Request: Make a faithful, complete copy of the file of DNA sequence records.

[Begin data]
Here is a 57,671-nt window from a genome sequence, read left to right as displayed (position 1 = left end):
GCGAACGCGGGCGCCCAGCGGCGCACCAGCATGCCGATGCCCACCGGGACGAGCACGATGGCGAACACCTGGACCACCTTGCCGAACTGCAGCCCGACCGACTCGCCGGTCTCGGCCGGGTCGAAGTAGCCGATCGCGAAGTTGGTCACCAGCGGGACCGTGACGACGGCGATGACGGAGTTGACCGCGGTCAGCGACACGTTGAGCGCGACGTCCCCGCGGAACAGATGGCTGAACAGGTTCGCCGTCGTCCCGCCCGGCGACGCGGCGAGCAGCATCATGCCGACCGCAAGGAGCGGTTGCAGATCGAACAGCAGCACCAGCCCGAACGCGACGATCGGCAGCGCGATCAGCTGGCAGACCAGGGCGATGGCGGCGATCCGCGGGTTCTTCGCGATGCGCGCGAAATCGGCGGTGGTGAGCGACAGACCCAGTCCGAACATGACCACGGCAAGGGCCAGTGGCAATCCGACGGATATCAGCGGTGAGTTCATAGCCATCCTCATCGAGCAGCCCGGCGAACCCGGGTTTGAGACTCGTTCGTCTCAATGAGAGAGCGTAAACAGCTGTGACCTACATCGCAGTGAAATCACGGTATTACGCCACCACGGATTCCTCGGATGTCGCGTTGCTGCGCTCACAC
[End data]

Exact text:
Here is a 57,671-nt window from a genome sequence, read left to right as displayed (position 1 = left end):
GCGAACGCGGGCGCCCAGCGGCGCACCAGCATGCCGATGCCCACCGGGACGAGCACGATGGCGAACACCTGGACCACCTTGCCGAACTGCAGCCCGACCGACTCGCCGGTCTCGGCCGGGTCGAAGTAGCCGATCGCGAAGTTGGTCACCAGCGGGACCGTGACGACGGCGATGACGGAGTTGACCGCGGTCAGCGACACGTTGAGCGCGACGTCCCCGCGGAACAGATGGCTGAACAGGTTCGCCGTCGTCCCGCCCGGCGACGCGGCGAGCAGCATCATGCCGACCGCAAGGAGCGGTTGCAGATCGAACAGCAGCACCAGCCCGAACGCGACGATCGGCAGCGCGATCAGCTGGCAGACCAGGGCGATGGCGGCGATCCGCGGGTTCTTCGCGATGCGCGCGAAATCGGCGGTGGTGAGCGACAGACCCAGTCCGAACATGACCACGGCAAGGGCCAGTGGCAATCCGACGGATATCAGCGGTGAGTTCATAGCCATCCTCATCGAGCAGCCCGGCGAACCCGGGTTTGAGACTCGTTCGTCTCAATGAGAGAGCGTAAACAGCTGTGACCTACATCGCAGTGAAATCACGGTATTACGCCACCACGGATTCCTCGGATGTCGCGTTGCTGCGCTCACAC